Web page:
Sam: "The artwork was done by a frequent collaborator of ours, Chris Stevenson-Mangos, and we absolutely love it. It's a very light embodiment of some of the album's themes. The deer in the foreground is placid and safe, but the mountain in the distance looms as a counter to that safety. It speaks to the transient nature of challenge and of overcoming."
We're undoubtedly living during years unprecedented in most people's lives right now. Were any of the lyrics inspired by the circumstances we find ourselves in?
Sam: "The album was entirely written by the time we started seeing some of the awful events which currently challenge the world. As the terrible bushfires broke out in Australia, and then the covid pandemic hit globally, we realised how fitting an album with this character was. We wrote it with the intention of it feeling empowering and positive. So although it wasn't written as a response to these things, its message seems to have become all the more relevant in light of them."
On that topic, obviously you were meant to be touring later on this year. What impact do you think this is going to have on the touring industry in the short run, and how do you think bands and venues will recover?
Sam: "It's funny, we'd actually planned almost a year's worth of touring on the back of Rise Radiant. But considering how severe the Covid-19 situation has proven to be globally, none of that is even worth complaining about - we're just a band who has had to postpone shows while many have lost life and livelihood. Suffice to say that while touring - at all levels of the industry - is effectively suspended, I see no reason why it won't come back with a vengeance. After all, once this is resolved, peoples' drive to go to gigs and see live bands again will be increased if anything."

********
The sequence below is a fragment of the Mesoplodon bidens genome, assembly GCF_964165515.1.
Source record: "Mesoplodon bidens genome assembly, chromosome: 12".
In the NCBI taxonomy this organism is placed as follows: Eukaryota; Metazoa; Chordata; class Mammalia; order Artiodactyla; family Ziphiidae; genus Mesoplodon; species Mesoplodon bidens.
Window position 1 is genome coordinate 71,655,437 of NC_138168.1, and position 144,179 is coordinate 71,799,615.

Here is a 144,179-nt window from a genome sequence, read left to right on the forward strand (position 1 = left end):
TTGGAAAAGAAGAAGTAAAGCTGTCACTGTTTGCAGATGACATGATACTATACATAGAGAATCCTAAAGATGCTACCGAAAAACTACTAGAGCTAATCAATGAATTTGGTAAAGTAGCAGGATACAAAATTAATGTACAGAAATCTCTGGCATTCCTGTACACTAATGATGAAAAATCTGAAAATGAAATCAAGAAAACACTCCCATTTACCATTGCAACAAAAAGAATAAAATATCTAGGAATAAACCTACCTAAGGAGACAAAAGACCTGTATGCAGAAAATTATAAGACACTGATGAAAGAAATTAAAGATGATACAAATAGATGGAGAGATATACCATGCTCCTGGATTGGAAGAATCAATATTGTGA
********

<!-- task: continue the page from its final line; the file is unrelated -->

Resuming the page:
On a slightly more positive note, when bands can start touring again, what can fans expect from your setlist? Do you try and promote your new material as much as possible when you tour or do you vary it with some older songs?
Sam: "It's always fun organising the setlists! No doubt it would feature a lot of the new material - we can't wait to test some of that out on the stage. We usually feature most of our best-known songs (Marigold, Dream the Dead, etc.), but we also try and have a few deeper cuts on hand to keep the setlist novel and surprising for the older fans. We always try and balance the moshpit songs with some gentler moments to keep the atmosphere interesting and engaging."
There's certainly no shortage of great Australian bands right now, yourselves obviously included in that. Australia is pretty isolated from the rest of the world and it's obviously a big financial commitment for Aussie bands to tour in Europe and the US. Does having a healthy scene help in any way when it comes to going on tour overseas?
Sam: "The biggest benefit is the fact that we're all in it together - many of the more established Aussie acts know one another, and we're a pretty friendly "scene", distanced as we all are from one another in this enormous land of ours! This means that the considerable difficulty we all face is a shared one."
Finally, if you could choose 5 bands, active or disbanded, to tour with, who would they be?
Sam: "King Crimson, Led Zeppelin, Jeff Buckley, The Beatles and Metallica. These might seem obvious, but come on!"
Rise Radiant is released May 22nd via Inside Out Music. Pre-order the record here.